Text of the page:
Total confusion on situation in China, but more on Obama. They don’t understand who is running China policy. The decision to meet with the Dalia Lama strikes them as particularly bizarre. But China is the least of the discussion. It is about Greece and Iran. China is kind of an afterthought.

I asked Tim Reed who ran Resolution Trust Corporation during the S&L crisis under Nick Brady whether a new RTC would have been better as a supplement to TARP and he agreed but said that Paulsen was so panicked he wasn’t thinking and Bernaecke and he were just responding.

One sense I’m getting here is that the American elite, along with Europe’s, China’s and just about everyone but Russia’s his suffering from three problems: First, none are really aware of the political pressures on other elites. Second, they completely misunderstand the alienation of the publics, three, except for Volcker, they think this can be handled by the elites among themselves. We have a crisis of the elites, in my view.

I get to hold forth in an hour or so, and I’m going to argue that Iran is going out of control because of the elite crisis. No decision making is going on and the decisions that are being made won’t be supported in the public. The only country that is acting decisively and can do so is Russia.

This is for our own internal use. This must not be published or discussed outside Stratfor.

George Friedman
Founder and CEO
700 Lavaca Street
Suite 900
Austin, Texas 78701
Phone 512-744-4319
Fax 512-744-4334

Jennifer Richmond
China Director, Stratfor
US Mobile: (512) 422-9335
China Mobile: (86) 15801890731
Email: richmond@stratfor.com

More here from Cannonfire.

I was a warehouse wage slave

Mac McClelland at Mother Jones has another great undercover piece:

“Leave your pride and your personal life at the door,” the lady at the chamber of commerce says, if I want to last as an online warehouse worker.

[…] Speed-walking back to the electro-trauma of the books sector, I wince when I unintentionally imagine the types of Christmas lore that will prevail around my future household. I feel genuinely sorry for any child I might have who ever asks me for anything for Christmas, only to be informed that every time a “Place Order” button rings, a poor person takes four Advil and gets told they suck at their job.

I suppose this is what they were talking about in the radio ad I heard on the way to work, the one that was paid for by a coalition of local businesses, gently begging citizens to buy from them instead of off the internet and warning about the importance of supporting local shops. But if my coworker Brian wants to feed his new baby any of these 24-packs of Plum Organics Apple & Carrot baby food I’ve been picking, he should probably buy them from Amazon, where they cost only $31.16. In my locally owned grocery store, that’s $47.76 worth of sustenance. Even if he finds the time to get in the car to go buy it at a brick-and-mortar Target, where it’d be less convenient but cost about the same as on Amazon, that’d be before sales tax, which physical stores, unlike Amazon, are legally required to charge to help pay for the roads on which Brian’s truck, and more to the point Amazon’s trucks, drive.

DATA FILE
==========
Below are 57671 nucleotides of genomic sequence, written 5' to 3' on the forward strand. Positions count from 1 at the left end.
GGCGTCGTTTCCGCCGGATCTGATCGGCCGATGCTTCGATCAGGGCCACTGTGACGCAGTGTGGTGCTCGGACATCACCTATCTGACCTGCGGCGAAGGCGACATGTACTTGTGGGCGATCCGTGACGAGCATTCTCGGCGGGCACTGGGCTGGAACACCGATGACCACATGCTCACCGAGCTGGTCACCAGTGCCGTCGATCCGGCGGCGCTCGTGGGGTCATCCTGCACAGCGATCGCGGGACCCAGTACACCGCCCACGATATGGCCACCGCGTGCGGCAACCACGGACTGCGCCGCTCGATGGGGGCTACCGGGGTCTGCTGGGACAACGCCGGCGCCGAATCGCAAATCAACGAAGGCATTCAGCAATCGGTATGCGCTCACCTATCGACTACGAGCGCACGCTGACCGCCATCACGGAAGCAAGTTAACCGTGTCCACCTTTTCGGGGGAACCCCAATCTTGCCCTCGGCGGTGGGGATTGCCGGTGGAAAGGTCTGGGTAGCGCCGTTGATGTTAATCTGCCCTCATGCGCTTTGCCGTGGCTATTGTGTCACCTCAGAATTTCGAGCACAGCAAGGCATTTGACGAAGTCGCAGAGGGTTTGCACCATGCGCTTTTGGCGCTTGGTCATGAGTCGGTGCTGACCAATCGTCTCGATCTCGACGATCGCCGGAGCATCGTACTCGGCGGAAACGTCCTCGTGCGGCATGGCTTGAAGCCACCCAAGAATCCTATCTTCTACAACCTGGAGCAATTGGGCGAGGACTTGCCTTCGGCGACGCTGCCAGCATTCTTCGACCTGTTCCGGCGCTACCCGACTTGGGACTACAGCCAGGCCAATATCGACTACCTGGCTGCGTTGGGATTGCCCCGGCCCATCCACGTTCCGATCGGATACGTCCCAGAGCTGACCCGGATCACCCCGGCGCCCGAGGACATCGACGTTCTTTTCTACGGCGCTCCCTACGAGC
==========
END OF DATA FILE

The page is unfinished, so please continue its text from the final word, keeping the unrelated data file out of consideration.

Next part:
Time for another blogger ethics panel

How did this happen? Why was Arne Duncan serving on a panel with Michelle Rhee, who’s under investigation by his department?

Richard L. Hyde is one who believes that Mr. Duncan should keep his distance. Last year, Mr. Hyde directed 60 state agents in a nine-month investigation of cheating in the Atlanta public schools. They identified 178 teachers and principals in nearly half of the city’s schools who cheated — 82 of whom confessed. The case they built is so strong that criminal indictments are expected.

Mr. Hyde said that to get witnesses to cooperate in such investigations, they must believe that the political leadership is committed. “I’m shocked that the secretary of education would be fraternizing with someone who could potentially be the target of the investigation,” he said. “The appearance of a conflict of interest is troubling because it can cause the public to lose faith in the investigation.”

In Atlanta, the governor at the time, Sonny Perdue, provided extensive resources for the inquiry and then stayed away. “I purposely kept a very low profile and let investigators do their work,” Mr. Perdue said in an interview.

Gee. You don’t suppose the secretary of education is less than committed to nailing Rhee, do you?

Class warfare? It’s only just begun

How did we sink to where less than 12 percent of workers are represented by unions? To where the corporate media allows perversely false phrases such as “right to work” to enter the language? More here.